Usually, the main aim of a newspaper comic strip is to tell funny jokes. If the characters are easy to merchandise, that'll help keep their creators afloat since their longevity can be attributed to their reassuring appeal on the funny pages. But sometimes you get a strip that defies rational analysis. Shoe is pretty difficult to make a profit from, since the characters aren't exactly what you'd call snugly. The daily strips are more whimsy, and the Sunday strips are like mini-essays in their own right.
Shoe is in an unique position where it has "funny animals" working in the newspaper business, yet it isn't even considered a mascot of sorts for the workplace. Save for the books and coffee mugs, the scope of actual product that can be linked to the strip itself is rather limited.
The online store only has a select few items related to the strip, the most memorable item being the Skyler's Boot Camp series, originally collected as a and now available for a free download. Skyler's Boot Camp comics were a surreal experience in what was a normally an everyday life comic. Every year or so, Skyler would attempt to go away from the pressures of school, and go to regular camp, but somehow, he always managed to make his way into a military institution, which is pretty much the opposite of rest and relaxation. The highlights was seeing this essentially wimpy kid try to reason his way out of the military's harsh training and failing.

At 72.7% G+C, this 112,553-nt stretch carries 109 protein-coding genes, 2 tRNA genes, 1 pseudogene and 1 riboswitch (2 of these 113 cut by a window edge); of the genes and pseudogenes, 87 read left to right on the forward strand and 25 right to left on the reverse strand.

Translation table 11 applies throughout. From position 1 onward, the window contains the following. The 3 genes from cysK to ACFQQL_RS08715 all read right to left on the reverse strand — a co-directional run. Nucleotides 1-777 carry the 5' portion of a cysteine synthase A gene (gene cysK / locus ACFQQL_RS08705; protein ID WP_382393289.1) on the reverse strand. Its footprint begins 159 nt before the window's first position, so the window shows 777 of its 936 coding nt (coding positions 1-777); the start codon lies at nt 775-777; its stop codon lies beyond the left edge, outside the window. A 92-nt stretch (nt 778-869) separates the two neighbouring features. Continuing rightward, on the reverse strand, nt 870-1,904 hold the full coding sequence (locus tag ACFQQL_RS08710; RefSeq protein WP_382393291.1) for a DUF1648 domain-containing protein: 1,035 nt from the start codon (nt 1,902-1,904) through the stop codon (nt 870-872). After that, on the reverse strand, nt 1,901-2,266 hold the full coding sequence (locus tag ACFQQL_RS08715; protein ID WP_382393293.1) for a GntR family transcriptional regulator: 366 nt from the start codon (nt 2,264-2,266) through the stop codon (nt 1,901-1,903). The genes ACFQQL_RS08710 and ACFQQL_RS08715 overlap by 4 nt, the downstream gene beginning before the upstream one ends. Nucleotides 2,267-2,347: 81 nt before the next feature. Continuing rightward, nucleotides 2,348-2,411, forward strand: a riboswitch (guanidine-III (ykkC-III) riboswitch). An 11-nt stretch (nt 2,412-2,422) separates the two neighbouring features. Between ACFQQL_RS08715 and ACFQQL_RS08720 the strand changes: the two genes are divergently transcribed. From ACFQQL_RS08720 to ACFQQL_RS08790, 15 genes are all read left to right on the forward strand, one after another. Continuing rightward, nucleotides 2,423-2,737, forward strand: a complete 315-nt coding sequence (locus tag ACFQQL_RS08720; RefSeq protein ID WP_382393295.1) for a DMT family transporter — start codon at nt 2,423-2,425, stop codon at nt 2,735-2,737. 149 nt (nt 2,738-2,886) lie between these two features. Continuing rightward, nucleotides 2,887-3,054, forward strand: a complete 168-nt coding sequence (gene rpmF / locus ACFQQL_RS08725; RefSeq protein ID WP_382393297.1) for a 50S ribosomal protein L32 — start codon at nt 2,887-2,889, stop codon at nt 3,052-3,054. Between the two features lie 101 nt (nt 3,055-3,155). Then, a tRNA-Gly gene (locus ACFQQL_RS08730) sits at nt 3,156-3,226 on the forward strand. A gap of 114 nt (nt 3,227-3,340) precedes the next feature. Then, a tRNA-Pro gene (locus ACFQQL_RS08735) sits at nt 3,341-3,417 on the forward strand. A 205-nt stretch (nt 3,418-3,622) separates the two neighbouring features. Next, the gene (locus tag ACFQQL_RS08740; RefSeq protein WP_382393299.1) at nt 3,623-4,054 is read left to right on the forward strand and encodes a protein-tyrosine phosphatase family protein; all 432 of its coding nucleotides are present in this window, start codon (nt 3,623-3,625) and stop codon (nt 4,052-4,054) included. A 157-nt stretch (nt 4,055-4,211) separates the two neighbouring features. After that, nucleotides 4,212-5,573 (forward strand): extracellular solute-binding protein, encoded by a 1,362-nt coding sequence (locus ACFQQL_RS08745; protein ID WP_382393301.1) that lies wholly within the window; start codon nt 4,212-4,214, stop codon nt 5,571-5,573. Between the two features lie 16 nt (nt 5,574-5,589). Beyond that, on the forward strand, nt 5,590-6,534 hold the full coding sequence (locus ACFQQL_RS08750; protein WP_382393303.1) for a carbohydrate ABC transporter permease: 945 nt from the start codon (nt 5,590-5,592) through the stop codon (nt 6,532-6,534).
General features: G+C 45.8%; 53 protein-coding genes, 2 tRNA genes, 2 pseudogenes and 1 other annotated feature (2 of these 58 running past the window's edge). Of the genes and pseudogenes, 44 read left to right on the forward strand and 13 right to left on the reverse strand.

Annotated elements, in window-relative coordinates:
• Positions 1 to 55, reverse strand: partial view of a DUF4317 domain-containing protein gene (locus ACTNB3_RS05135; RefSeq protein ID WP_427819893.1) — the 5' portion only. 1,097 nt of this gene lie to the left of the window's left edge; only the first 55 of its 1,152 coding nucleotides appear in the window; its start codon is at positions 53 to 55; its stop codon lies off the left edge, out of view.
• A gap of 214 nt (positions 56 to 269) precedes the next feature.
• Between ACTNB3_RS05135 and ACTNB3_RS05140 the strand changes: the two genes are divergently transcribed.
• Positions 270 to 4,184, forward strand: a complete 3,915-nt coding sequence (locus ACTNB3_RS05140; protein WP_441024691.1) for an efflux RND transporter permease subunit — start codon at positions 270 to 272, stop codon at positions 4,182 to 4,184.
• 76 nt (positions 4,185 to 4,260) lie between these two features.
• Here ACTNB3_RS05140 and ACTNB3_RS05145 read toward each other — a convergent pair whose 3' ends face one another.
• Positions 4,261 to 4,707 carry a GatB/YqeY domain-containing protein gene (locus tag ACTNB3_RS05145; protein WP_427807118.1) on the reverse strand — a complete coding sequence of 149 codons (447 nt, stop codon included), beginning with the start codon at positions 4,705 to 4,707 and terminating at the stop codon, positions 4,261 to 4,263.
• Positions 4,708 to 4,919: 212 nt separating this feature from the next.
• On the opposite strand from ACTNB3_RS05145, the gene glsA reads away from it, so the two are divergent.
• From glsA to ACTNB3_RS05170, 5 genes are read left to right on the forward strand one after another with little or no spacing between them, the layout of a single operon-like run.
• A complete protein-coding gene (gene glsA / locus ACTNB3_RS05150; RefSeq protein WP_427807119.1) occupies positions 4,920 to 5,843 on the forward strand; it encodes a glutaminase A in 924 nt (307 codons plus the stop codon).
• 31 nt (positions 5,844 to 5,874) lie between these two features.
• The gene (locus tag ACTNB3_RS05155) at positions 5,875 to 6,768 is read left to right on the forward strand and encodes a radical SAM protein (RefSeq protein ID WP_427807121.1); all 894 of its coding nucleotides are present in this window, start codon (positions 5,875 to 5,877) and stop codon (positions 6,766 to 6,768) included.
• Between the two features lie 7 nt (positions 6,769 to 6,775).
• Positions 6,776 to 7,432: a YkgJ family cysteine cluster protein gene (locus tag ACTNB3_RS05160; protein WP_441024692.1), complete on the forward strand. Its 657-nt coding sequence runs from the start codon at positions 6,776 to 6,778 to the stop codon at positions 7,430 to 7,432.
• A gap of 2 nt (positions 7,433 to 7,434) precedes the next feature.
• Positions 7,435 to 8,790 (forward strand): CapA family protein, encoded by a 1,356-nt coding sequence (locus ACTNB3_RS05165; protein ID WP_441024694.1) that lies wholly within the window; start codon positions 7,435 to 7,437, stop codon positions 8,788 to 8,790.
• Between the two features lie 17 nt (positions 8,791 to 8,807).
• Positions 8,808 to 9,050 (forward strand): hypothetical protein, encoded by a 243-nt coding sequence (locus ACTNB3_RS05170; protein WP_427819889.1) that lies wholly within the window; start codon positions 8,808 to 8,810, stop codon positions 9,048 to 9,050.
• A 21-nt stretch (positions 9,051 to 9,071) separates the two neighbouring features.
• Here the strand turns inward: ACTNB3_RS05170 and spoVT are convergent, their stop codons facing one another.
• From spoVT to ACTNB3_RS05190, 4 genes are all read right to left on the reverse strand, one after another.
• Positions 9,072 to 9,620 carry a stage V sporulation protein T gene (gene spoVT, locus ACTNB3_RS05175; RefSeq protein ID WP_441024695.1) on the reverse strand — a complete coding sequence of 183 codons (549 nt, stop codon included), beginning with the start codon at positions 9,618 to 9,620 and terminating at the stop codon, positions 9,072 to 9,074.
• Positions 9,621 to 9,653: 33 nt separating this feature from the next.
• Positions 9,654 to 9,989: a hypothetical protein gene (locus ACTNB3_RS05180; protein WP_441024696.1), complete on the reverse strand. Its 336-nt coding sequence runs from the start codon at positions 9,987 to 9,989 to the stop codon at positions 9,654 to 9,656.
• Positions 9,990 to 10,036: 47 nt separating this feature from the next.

The collected Boot Camp strips only go up to the 80's when they started petering out. There was another Boot Camp story in the 90's when Skyler actually intended to go to Boot Camp, since every previous experience of him trying to escape just led him further inside the military quagmire. So when he signed up, he was completely mystified when he wound up at regular camp instead. The day activities of doing banal play activities left him looking for booby traps and potential threats where there were none. Imagine Sosuke Sagara on a lesser scale. It was a brilliant satirical take on Post Traumatic Syndrome for soldiers unaccustomed to civilian life, and I'm sorry to see it wasn't included. Maybe it will be someday.